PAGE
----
This is an archived article that was published on in 2015, and information in the article may be outdated. It is provided only for personal research purposes and may not be reprinted.

At a time when large numbers of Republican voters seem to be teetering on the edge of sanity, and a megalomaniac spouting racist bromides leads the polling for the party's presidential nomination, it is hard to overstate just how refreshing it was to see one of Utah's leading Republican politicians go out of his way to not only denounce the bigotry of Donald Trump, but also to be seen doing so in a Muslim house of worship.

Rep. Jason Chaffetz is a particularly savvy politician. If the congressman from Utah County thinks that it is not only morally right, put politically advantageous, to go to such lengths to extend his hand to Utah's Muslim community, there is great hope that Trump's anti-Muslim (and anti-Mexican, and anti-black) campaign is but a passing, if frightening, fad.

Certainly, Chaffetz wants no part of it.

"It is intolerance that should not stand," Chaffetz told those gathered at West Valley City's Khadeeja Islamic Center Monday. "That is not who we are as a people. It is just not acceptable."

At least as important as what he said, and where he said it, was the fact that Chaffetz also listened.

He listened as Utah Muslims told him that they do indeed denounce murder and terror committed in the name of Islam. That they are working with American law enforcement agencies to be on the watch for any of their number who might be about to abandon the peaceful observance of their faith and turn violent.

He heard them say that the small but fearsome number of Muslims who have become radicalized over the last several years are often motivated by what they see as an equally violent disrespect for Islam, its people and its holy places.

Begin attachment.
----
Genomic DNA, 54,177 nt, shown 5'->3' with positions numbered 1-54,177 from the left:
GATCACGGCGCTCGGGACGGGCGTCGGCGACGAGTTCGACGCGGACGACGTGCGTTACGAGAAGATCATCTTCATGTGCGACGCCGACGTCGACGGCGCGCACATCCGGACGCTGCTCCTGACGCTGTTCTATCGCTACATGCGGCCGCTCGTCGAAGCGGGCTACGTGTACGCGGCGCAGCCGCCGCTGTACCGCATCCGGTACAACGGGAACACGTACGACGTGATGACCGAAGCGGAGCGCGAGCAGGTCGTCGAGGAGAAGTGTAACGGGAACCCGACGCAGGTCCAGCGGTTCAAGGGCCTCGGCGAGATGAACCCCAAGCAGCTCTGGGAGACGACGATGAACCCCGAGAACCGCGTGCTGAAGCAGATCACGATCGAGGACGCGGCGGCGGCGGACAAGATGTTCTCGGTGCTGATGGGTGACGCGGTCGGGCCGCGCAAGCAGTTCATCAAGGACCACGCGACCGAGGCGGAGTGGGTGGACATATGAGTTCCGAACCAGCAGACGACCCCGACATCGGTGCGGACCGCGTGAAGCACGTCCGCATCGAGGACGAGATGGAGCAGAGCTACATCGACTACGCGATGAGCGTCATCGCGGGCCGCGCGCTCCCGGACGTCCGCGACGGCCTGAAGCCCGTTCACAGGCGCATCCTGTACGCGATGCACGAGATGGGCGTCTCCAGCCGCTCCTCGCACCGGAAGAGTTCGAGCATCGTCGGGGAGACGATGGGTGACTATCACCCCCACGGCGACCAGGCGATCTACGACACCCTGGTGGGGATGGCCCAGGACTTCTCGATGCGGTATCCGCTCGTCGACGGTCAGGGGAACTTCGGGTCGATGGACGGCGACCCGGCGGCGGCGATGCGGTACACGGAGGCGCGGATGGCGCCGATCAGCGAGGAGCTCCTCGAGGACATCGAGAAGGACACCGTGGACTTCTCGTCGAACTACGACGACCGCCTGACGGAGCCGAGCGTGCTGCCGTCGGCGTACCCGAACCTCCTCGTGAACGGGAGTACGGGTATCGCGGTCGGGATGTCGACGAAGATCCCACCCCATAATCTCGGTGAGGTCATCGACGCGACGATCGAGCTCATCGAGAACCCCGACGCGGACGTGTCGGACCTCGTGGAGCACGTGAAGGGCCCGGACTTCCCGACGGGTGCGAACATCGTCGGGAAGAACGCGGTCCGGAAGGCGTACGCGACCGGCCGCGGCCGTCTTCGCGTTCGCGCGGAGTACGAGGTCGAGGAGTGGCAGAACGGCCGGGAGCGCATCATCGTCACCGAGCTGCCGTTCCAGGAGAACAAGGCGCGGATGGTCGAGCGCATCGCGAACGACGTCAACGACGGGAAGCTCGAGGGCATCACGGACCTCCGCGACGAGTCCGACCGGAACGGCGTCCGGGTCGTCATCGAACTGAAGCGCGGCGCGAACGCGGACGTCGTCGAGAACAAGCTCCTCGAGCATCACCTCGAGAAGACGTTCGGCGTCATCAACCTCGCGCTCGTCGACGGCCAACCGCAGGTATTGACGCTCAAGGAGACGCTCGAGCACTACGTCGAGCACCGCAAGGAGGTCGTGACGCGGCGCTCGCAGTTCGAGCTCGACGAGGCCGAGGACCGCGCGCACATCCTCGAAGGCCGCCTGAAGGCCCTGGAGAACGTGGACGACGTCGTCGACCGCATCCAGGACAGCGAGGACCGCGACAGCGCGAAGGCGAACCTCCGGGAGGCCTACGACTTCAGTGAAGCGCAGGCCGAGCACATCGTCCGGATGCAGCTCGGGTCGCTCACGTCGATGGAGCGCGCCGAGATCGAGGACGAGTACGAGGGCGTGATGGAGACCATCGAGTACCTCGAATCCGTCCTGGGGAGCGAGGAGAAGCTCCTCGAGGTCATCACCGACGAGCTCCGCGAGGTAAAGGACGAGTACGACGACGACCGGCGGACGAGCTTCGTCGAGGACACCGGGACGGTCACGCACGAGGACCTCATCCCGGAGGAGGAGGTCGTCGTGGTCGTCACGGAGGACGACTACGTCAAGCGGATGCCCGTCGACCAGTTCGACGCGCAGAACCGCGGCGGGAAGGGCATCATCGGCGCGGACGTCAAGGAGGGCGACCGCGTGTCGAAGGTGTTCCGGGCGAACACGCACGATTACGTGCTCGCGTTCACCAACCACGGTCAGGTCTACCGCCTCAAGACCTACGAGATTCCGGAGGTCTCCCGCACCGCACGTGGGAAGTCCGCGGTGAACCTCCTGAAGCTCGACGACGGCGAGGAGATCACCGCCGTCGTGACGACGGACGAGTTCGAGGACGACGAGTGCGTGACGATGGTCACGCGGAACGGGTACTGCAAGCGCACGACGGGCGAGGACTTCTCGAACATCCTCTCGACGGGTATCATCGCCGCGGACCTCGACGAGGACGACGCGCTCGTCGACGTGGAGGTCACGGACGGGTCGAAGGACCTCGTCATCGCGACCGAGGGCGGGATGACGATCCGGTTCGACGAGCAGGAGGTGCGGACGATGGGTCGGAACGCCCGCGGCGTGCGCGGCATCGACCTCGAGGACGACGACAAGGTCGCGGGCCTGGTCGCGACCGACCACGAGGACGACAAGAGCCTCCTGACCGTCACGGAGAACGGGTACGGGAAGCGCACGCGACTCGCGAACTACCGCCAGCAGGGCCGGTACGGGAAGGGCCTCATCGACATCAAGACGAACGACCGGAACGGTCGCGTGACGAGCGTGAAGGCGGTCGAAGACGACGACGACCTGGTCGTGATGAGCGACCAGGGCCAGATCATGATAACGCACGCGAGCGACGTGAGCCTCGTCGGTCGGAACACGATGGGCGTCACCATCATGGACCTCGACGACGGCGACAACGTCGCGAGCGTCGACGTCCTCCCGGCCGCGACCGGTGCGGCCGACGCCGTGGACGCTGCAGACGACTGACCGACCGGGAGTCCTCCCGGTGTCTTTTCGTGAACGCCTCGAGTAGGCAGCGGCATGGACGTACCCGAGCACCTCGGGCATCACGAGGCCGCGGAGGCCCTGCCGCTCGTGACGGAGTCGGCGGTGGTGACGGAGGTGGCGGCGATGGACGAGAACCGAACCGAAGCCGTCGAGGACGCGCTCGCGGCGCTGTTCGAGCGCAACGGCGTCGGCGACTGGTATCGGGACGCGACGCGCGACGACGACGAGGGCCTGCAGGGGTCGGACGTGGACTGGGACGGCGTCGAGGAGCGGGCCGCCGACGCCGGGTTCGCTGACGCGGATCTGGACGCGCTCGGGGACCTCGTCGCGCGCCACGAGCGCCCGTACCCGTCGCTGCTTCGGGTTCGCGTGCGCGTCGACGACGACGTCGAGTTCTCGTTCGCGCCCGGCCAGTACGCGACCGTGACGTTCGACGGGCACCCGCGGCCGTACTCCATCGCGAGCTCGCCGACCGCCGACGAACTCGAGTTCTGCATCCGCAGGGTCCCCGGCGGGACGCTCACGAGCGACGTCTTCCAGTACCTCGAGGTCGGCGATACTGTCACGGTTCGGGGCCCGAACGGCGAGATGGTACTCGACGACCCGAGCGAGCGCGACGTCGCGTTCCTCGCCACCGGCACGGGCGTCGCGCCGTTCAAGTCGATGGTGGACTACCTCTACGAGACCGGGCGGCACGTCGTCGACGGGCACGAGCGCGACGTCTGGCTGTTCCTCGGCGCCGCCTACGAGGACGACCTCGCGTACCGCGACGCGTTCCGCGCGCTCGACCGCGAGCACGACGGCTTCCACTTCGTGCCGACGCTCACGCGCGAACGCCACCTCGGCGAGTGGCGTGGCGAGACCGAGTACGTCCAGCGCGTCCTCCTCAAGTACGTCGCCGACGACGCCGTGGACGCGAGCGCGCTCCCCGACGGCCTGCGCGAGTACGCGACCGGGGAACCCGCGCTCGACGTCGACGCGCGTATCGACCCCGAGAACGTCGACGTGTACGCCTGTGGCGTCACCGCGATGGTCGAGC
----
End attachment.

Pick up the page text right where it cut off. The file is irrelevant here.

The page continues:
They mention the American-led invasion of Iraq as an example of such perceived hostility toward Muslims. And that's a crucial point for Chaffetz to hear, and to pass along to others in Congress and in his party, as there seems to be growing support for yet more American military action in the Muslim world.

It is not cynical — well, not only cynical — to note that Chaffetz is so secure in his current office that there is little electoral risk in his outreach to local Muslims. But, as his brief flirtation with the speaker's chair recently showed, Chaffetz has ambitions beyond Utah's 3rd District.

Given the current xenophobic mood that is so widespread in his own party, it is indeed hopeful that one of the golden boys of right-wing media has made such a bold, and humanitarian, gesture.

Now, if he will only carry this message into the real lion's den: Fox News.